Sigma AF 85mm f/1.4 EX DG HSM (EOS) - Review / Lab Test
Lens Reviews -
Canon EOS (Full Format)
Page 1 of 2
Review by Klaus Schroiff, published March 2011
We had to wait quite a while for a fast 85mm prime lens made by Sigma. Prime lenses may be niche products these days anyway but within this group the 85mm variations are certainly among the most popular especially for those interested in portrait photographers. It was bit surprising that the world's biggest SLR lens manufacturer didn't offer a solution for decades. In early 2011 they finally released the full format Sigma AF 85mm f/1.4 EX DG HSM. They're entering a market segment which has been traditionally dominated by the genuine manufacturers. In Canon land we are talking about the mighty Canon EF 85mm f/1.2 USM L II. Only recently Canon got some competition by the Zeiss Planar T* ZE 85mm f/1.4 and the Samyang 85mm f/1.4 - both manual focus lenses and as such not everybody's darling. The Sigma is obviously a tad slower than the Canon but consequently also significantly more affordable at roughly half the price.
The build quality of the Sigma lens is excellent. It is a member of Sigma's professional grade "EX" (excellence) lineup. However, unlike previous EX lenses it does no longer feature a crinkle finish but a smooth rubber coating on top of a metal body. The new finish seems to be a better approach in our opinion - it doesn't collect as much dust for instance. The rubberized focus ring operates smoothly. It has a constant physical length regardless of the focus setting. Sigma provides a petal shaped lens hood. Interestingly APS-C users can mount an extra extension barrel for even more efficient light shading.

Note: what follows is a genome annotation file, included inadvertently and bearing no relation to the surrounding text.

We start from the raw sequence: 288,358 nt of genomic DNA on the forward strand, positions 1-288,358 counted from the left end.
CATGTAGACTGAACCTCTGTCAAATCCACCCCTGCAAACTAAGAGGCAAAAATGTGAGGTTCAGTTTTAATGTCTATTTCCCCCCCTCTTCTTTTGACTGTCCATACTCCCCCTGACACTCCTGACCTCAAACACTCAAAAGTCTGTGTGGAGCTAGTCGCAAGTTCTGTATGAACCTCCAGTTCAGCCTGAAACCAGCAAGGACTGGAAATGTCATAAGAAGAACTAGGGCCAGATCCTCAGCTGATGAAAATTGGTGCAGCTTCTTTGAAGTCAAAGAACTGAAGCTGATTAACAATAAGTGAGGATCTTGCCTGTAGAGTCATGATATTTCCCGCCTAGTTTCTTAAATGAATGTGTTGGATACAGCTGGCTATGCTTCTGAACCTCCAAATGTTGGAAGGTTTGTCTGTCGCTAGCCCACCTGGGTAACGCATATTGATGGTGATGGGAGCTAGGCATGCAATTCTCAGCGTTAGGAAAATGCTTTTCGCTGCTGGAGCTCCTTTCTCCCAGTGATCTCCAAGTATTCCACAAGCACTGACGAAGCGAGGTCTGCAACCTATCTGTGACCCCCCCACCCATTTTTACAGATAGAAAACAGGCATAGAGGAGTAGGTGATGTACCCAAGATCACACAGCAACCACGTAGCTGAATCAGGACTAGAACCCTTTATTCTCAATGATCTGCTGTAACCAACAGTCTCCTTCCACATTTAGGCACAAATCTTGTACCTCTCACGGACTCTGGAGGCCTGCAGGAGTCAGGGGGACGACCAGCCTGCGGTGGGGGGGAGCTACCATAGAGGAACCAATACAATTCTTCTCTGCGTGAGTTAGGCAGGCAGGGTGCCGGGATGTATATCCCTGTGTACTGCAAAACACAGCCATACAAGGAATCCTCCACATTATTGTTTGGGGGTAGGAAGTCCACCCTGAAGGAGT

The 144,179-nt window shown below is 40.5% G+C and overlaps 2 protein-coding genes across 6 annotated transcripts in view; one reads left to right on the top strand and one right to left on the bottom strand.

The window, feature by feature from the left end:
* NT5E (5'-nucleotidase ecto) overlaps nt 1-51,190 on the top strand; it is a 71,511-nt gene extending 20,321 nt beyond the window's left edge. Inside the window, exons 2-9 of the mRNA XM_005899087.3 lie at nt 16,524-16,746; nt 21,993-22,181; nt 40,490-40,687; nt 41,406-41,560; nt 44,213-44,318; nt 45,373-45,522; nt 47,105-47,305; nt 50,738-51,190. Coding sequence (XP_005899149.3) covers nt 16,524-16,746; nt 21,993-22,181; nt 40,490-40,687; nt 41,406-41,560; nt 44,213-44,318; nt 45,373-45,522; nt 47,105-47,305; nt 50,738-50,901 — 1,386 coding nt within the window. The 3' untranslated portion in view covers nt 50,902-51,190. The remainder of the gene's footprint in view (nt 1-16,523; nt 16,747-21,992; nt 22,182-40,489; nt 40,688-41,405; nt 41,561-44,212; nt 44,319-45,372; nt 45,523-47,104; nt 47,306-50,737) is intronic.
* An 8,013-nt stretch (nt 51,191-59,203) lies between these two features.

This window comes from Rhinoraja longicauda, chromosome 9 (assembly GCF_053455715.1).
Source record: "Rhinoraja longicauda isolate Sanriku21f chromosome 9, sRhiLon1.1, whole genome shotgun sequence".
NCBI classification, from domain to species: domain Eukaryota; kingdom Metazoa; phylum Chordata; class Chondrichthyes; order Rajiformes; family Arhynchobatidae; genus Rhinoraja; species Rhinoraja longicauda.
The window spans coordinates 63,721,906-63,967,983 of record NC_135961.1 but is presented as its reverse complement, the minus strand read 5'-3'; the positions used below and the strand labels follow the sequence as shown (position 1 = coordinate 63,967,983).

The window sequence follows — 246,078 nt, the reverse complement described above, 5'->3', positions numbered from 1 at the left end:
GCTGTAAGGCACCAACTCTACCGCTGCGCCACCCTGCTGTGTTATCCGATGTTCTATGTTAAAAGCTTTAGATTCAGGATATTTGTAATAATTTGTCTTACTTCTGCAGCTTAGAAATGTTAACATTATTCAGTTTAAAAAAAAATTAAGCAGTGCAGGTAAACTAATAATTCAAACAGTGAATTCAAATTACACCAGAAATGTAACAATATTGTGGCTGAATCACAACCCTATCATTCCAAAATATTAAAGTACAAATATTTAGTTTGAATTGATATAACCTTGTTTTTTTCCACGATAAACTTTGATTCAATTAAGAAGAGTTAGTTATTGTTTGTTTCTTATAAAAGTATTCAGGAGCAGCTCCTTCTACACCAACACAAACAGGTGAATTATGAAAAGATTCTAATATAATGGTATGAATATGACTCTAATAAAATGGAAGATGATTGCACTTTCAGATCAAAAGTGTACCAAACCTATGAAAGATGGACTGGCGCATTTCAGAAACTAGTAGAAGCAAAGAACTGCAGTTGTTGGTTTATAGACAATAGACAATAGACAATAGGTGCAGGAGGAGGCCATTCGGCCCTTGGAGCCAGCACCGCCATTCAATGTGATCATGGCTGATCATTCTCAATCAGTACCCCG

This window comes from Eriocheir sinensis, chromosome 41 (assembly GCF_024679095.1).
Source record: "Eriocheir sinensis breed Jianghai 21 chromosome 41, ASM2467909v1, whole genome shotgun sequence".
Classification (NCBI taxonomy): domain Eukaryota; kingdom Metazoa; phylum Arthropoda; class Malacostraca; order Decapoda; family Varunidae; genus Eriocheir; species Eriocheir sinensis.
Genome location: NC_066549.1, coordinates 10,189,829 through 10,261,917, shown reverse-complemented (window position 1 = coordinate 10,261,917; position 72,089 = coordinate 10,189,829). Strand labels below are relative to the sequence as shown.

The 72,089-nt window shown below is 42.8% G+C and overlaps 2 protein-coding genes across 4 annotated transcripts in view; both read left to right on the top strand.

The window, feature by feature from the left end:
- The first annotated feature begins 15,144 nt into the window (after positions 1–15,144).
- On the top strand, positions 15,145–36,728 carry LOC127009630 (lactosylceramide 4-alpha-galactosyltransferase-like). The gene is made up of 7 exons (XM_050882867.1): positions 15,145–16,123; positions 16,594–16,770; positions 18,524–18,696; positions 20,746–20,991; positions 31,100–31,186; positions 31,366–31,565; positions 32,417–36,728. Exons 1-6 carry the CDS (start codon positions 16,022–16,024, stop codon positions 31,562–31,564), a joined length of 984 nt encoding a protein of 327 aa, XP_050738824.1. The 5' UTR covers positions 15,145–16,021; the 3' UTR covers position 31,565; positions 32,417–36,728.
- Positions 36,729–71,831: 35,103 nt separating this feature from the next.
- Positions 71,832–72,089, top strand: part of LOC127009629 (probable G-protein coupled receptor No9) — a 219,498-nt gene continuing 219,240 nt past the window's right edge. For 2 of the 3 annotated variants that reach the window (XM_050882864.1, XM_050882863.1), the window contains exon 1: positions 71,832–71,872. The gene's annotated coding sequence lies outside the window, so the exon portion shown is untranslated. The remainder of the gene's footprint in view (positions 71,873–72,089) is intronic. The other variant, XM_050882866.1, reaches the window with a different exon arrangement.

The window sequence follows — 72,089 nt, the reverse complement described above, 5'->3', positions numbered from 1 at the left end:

The Sigma has a rear focus group so its length remains constant regardless of the focus setting and the front element does not rotate. Using a polarizer is therefore no problem.
The HSM ("Hyper-Sonic-Motor") AF is very fast and virtually silent. The tested sample was spot-on in terms of accuracy. Full-time manual focusing in one-shot AF mode is supported. Manual focusing is a bit on the delicate side because the focus path is rather short (which is, on the other hand, also a reason for the fast AF).
|Optical construction||11 elements in 8 groups inc. 1x aspherical and 1x SLD elements|
|Number of aperture blades||9 (circular)|
|min. focus distance||0.85m (max. magnification ratio 1:8.6)|
|Filter size||77mm (non-rotating)|
|Hood||petal-shaped, bayonet mount, supplied|